Detroit Tigers: Is Spencer Torkelson a late bloomer to big leagues?

Detroit Tigers first baseman Spencer Torkelson (20) hits a ball against the Chicago White Sox.
Detroit Tigers first baseman Spencer Torkelson (20) hits a ball against the Chicago White Sox. / David Reginek-USA TODAY Sports
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Diving deeper into this, let's talk about Torkelson and why things might just point to him being a late bloomer. Torkelson is hitting the ball hard, as evidenced by a quick look at the "red dots" on his Baseball Savant page.

But beyond the dots and into the metrics, it's easier to see that when Torkelson is on the barrel, the ball's jumping. But in his rookie campaign, he was unlucky. He hit the ball hard and hit it well but only mustered up a .255 BABIP. Now, in 2023, he's continuing to hit the ball hard, even at a higher clip and with a better Barrel rate, but he still only has a BABIP of .277 on the season.

However, Stavenhagen noted that he's being too passive and talks about that negatively contributing to his overall approach. Coming up, one of the things mentioned about Torkelson was his ability to have an eye for the zone and find ways on base.

In 2023, this is continuing, and it might indicate that the passive approach that may need a tweak. In his rookie campaign, Torkelson slashed .203/285/.319 with 16 doubles, a triple, eight home runs, and 37 walks to 99 punchouts over 404 plate appearances. He's come out in 2023 and slashed .227/.309/.357 with 13 doubles, five home runs, and 24 walks to 55 punchouts over 246 plate appearances.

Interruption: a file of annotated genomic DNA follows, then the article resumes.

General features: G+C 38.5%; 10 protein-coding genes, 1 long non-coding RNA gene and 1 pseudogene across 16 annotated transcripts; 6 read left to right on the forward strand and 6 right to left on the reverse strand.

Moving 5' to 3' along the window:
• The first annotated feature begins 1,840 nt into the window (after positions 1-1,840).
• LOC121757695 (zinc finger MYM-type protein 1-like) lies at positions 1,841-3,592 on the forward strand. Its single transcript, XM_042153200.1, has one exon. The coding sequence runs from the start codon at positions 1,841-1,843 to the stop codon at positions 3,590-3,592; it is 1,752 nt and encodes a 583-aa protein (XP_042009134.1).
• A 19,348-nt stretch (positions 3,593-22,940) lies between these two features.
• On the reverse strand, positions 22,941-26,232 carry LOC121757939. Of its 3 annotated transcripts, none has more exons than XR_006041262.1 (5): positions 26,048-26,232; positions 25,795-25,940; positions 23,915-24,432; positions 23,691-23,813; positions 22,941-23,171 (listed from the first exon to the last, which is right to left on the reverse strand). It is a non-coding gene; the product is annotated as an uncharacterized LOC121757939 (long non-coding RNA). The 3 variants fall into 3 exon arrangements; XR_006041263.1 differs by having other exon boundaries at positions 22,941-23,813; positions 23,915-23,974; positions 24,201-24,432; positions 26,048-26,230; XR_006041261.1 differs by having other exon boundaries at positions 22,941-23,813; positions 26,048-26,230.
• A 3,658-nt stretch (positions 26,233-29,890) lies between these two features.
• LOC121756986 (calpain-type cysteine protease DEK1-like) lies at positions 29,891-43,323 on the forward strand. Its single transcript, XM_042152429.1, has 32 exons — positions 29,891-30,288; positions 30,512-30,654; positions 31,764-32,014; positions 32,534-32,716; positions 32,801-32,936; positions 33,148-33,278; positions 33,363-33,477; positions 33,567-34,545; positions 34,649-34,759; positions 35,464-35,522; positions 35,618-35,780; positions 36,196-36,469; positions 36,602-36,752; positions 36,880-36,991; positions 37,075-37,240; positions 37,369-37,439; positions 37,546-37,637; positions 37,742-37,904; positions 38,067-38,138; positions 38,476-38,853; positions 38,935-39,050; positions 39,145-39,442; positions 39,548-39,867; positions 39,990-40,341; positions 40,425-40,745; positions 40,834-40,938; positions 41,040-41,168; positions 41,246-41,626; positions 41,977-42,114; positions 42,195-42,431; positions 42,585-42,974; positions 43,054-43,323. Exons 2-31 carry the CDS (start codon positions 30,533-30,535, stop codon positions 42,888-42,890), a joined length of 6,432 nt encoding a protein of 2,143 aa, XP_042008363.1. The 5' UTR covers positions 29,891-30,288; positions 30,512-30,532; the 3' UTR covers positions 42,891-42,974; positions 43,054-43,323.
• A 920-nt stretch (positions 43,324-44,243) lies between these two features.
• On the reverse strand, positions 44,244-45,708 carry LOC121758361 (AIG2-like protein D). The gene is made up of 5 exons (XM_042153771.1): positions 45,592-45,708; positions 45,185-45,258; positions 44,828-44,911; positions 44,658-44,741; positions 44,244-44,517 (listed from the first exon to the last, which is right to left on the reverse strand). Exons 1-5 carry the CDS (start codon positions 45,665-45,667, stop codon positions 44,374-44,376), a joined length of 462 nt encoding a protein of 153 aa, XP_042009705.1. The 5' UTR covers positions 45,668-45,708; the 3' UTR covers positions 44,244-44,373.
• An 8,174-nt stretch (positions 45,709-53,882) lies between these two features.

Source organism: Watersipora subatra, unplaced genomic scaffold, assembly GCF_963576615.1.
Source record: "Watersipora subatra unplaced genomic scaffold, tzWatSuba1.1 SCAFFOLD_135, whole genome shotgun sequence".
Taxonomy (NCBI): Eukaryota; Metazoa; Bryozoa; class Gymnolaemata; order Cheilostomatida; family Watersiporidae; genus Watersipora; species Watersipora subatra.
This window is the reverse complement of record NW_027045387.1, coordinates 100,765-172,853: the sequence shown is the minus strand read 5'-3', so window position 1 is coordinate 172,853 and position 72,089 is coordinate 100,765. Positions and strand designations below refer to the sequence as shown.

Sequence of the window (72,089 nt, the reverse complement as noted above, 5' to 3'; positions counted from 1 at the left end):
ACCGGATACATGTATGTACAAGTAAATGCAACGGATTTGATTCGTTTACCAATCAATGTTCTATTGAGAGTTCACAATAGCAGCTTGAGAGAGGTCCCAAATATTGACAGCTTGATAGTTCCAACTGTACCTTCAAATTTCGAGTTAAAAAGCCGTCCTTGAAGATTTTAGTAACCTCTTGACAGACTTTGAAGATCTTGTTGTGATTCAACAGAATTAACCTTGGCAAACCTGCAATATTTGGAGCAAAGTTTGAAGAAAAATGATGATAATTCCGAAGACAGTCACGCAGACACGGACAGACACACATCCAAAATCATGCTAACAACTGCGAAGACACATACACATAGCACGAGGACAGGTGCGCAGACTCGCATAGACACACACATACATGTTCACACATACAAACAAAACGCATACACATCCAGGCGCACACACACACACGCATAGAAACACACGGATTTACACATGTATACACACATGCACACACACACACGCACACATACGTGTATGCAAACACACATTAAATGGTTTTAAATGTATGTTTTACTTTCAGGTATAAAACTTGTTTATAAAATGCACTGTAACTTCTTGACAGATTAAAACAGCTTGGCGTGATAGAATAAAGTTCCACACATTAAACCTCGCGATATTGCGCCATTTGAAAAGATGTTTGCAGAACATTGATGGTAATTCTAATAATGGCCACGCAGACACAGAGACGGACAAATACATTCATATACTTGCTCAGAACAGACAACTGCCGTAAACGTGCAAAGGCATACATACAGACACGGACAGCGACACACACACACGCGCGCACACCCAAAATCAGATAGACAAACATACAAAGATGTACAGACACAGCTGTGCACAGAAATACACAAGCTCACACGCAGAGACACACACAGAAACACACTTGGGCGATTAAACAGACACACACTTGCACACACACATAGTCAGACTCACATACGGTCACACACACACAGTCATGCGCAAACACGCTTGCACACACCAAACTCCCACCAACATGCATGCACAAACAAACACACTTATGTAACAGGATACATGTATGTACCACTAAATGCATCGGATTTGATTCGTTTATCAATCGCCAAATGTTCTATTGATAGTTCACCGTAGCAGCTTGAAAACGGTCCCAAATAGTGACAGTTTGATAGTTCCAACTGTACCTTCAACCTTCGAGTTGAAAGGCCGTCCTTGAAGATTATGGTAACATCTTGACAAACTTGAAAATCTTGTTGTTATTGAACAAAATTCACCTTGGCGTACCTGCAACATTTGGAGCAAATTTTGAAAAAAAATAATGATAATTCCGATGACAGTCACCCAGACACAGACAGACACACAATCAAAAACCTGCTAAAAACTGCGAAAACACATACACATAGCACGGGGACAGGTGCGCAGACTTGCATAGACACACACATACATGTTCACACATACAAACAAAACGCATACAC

Going back to the Baseball Savant data, Torkelson has controlled the strike zone at a better rate, more reminiscent of his college days. He's got a 22.4% K% and a 9.8% BB% while also cutting down his whiff rate a few percentage points year-over-year.

So while he may be more passive, it's been a good thing in terms of finding ways on-base. But he's still finding barrels and trying to do a better job seeing those balls down for hits. Which has been the unlucky part so far. He has improved his ISO metric, meaning that his ability to hit for power has improved regardless of the results, paired with his high Hard-Hit % makes it an even more desirable profile.

Lumping it all together... Torkelson's got the stuff to have success. The makings are there, and the metrics are green lights for success. But why is the slash line struggling? Why is he not in the same category as Rutschman?